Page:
WASHINGTON (Reuters) - Most U.S. hospitals are failing to meet a key quality benchmark for care of colon cancer patients -- checking enough lymph nodes after surgery to see if the cancer has spread, researchers said on Tuesday.
Leading medical organizations say doctors should examine at least 12 lymph nodes to figure out whether colon cancer has metastasized -- spread to other parts of the body -- and to accurately diagnose the stage, or severity, of the cancer.
This information helps guide future treatment, including whether a patient with metastatic cancer gets the chemotherapy that can help improve survival.
But a review of data from 1,296 U.S. hospitals showed that only 38 percent of them checked at least 12 lymph nodes in at least three quarters of patients who had undergone surgery to remove colon cancer in 2004 and 2005.
This marks an increase over the 15 percent of hospitals that met this standard in 1996 and 1997, but was still far shy of what is recommended, the researchers wrote in the Journal of the National Cancer Institute.
“We were disappointed at how low the compliance rate is still,” said Dr. Karl Bilimoria of Northwestern University’s Feinberg School of Medicine in Chicago, who led the study.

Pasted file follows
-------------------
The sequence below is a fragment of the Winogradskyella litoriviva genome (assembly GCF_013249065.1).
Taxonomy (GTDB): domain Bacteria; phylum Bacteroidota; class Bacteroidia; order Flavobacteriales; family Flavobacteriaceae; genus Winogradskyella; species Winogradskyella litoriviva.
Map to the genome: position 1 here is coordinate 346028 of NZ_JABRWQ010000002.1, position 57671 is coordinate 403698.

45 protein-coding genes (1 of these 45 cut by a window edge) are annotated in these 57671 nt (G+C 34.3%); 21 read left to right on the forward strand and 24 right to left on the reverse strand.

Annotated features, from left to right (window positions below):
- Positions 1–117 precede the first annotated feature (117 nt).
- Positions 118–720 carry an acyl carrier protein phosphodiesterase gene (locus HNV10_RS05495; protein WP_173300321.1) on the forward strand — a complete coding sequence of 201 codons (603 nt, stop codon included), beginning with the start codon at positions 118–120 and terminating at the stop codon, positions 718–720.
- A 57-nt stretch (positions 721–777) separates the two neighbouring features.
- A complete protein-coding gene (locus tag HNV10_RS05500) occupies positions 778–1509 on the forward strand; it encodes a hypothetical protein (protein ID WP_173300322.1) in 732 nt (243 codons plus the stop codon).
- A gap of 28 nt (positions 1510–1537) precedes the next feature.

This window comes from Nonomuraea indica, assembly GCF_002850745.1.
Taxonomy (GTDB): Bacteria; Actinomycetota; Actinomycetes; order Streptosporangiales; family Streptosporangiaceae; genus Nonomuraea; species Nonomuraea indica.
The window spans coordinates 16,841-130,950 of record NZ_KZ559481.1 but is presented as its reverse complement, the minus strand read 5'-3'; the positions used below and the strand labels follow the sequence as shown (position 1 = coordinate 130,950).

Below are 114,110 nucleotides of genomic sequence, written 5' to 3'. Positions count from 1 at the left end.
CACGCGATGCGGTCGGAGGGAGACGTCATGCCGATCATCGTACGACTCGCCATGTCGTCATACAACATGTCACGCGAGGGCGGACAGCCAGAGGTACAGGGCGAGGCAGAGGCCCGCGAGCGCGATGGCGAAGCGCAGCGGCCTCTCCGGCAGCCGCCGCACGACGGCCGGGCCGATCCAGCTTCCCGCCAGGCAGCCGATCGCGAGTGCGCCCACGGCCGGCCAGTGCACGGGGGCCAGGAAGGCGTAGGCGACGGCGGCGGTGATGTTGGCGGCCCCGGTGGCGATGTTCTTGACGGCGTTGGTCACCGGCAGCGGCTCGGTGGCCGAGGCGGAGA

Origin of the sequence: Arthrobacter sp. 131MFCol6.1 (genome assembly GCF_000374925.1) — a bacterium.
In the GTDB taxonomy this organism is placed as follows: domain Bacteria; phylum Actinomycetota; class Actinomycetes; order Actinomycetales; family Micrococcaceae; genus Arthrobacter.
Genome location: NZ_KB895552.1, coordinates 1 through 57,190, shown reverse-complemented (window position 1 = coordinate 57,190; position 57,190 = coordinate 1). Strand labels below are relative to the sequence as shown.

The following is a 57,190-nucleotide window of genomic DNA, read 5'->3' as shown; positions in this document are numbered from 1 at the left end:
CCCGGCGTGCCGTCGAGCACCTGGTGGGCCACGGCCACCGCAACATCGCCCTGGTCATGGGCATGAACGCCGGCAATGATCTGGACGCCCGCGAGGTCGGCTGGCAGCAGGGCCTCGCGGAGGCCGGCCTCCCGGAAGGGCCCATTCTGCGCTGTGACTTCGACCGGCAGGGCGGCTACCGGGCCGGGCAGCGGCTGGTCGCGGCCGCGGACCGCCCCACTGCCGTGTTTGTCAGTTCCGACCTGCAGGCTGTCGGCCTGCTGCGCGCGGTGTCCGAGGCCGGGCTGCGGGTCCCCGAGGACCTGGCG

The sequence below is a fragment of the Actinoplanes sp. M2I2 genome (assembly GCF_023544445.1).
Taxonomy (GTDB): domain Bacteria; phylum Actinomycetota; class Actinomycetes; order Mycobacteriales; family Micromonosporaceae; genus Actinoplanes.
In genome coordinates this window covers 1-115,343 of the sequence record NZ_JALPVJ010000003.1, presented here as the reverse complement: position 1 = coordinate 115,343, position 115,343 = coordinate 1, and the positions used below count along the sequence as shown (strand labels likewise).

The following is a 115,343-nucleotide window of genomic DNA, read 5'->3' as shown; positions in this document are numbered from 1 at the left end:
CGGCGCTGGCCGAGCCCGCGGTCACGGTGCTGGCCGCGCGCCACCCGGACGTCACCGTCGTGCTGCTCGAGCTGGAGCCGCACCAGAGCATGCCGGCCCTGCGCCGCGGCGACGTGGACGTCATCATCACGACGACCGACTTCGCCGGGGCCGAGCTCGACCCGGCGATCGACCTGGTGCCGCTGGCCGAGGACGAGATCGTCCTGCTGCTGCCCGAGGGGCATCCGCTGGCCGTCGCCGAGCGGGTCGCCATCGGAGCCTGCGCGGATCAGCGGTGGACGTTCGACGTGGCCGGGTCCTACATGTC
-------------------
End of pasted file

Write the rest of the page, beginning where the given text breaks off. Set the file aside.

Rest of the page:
Treatment for colon cancer involves surgery to remove the part of the colon that contains the cancer along with some healthy tissue on either side of the cancer to help ensure none remains behind. Nearby lymph nodes then are removed and tested for the presence of cancer.
Checking too few lymph nodes may give a false impression that cancer has not spread.
It is not uncommon to fail to find cancer if only six lymph nodes are checked -- only to detect it when more lymph nodes are examined, Bilimoria said.
The researchers are trying to figure out why so few hospitals are meeting the standard.
“Maybe some people don’t know that they should be reaching a certain number. And certainly there may be some people who don’t believe that it’s important,” Bilimoria said.
Information on 82,120 patients treated in 2004 and 2005 was included in the study. The hospitals that did not meet the standard treat about two thirds of colon cancer U.S. patients.
The study came out a day after other research also raised questions about the quality of U.S. colon cancer care.
A team led by Dr. Gregory Cooper of University Hospitals Case Medical Center in Cleveland found that 60 percent of older patients successfully treated for colon cancer were not given the recommended screening to detect any recurrence of cancer.
Editing by Alan Elsner and Julie Steenhuysen